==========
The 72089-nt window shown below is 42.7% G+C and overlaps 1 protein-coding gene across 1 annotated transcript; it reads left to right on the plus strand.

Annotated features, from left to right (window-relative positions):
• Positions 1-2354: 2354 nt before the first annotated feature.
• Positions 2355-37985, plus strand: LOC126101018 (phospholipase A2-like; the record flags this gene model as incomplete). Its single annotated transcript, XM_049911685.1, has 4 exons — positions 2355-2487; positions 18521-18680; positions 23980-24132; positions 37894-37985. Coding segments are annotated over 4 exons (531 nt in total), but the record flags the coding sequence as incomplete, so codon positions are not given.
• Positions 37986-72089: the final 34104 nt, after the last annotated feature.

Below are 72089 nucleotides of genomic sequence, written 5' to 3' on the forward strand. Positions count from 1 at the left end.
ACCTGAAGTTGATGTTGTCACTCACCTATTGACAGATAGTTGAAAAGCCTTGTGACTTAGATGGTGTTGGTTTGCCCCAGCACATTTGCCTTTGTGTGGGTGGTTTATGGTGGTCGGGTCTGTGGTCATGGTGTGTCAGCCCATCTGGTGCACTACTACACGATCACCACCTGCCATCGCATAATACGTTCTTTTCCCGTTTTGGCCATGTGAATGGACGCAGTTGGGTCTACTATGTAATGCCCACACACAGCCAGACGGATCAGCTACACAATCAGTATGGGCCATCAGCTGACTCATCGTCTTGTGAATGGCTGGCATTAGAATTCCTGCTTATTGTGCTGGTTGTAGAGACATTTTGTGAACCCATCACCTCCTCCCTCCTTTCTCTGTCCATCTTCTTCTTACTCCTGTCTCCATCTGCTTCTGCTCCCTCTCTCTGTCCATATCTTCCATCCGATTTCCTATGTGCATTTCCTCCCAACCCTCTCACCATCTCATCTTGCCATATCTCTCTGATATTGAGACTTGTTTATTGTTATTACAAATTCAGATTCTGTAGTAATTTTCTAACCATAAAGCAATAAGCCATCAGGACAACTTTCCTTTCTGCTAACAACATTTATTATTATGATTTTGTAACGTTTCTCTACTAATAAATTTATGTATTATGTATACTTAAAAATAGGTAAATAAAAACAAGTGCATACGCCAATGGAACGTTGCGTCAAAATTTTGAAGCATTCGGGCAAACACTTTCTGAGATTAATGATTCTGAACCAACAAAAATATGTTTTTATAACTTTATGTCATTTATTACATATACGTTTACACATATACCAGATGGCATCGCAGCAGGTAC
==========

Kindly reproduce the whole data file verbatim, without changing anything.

The 72089-nt window shown below is 42.7% G+C and overlaps 1 protein-coding gene across 1 annotated transcript; it reads left to right on the plus strand.

Annotated features, from left to right (window-relative positions):
• Positions 1-2354: 2354 nt before the first annotated feature.
• Positions 2355-37985, plus strand: LOC126101018 (phospholipase A2-like; the record flags this gene model as incomplete). Its single annotated transcript, XM_049911685.1, has 4 exons — positions 2355-2487; positions 18521-18680; positions 23980-24132; positions 37894-37985. Coding segments are annotated over 4 exons (531 nt in total), but the record flags the coding sequence as incomplete, so codon positions are not given.
• Positions 37986-72089: the final 34104 nt, after the last annotated feature.

Below are 72089 nucleotides of genomic sequence, written 5' to 3' on the forward strand. Positions count from 1 at the left end.
ACCTGAAGTTGATGTTGTCACTCACCTATTGACAGATAGTTGAAAAGCCTTGTGACTTAGATGGTGTTGGTTTGCCCCAGCACATTTGCCTTTGTGTGGGTGGTTTATGGTGGTCGGGTCTGTGGTCATGGTGTGTCAGCCCATCTGGTGCACTACTACACGATCACCACCTGCCATCGCATAATACGTTCTTTTCCCGTTTTGGCCATGTGAATGGACGCAGTTGGGTCTACTATGTAATGCCCACACACAGCCAGACGGATCAGCTACACAATCAGTATGGGCCATCAGCTGACTCATCGTCTTGTGAATGGCTGGCATTAGAATTCCTGCTTATTGTGCTGGTTGTAGAGACATTTTGTGAACCCATCACCTCCTCCCTCCTTTCTCTGTCCATCTTCTTCTTACTCCTGTCTCCATCTGCTTCTGCTCCCTCTCTCTGTCCATATCTTCCATCCGATTTCCTATGTGCATTTCCTCCCAACCCTCTCACCATCTCATCTTGCCATATCTCTCTGATATTGAGACTTGTTTATTGTTATTACAAATTCAGATTCTGTAGTAATTTTCTAACCATAAAGCAATAAGCCATCAGGACAACTTTCCTTTCTGCTAACAACATTTATTATTATGATTTTGTAACGTTTCTCTACTAATAAATTTATGTATTATGTATACTTAAAAATAGGTAAATAAAAACAAGTGCATACGCCAATGGAACGTTGCGTCAAAATTTTGAAGCATTCGGGCAAACACTTTCTGAGATTAATGATTCTGAACCAACAAAAATATGTTTTTATAACTTTATGTCATTTATTACATATACGTTTACACATATACCAGATGGCATCGCAGCAGGTAC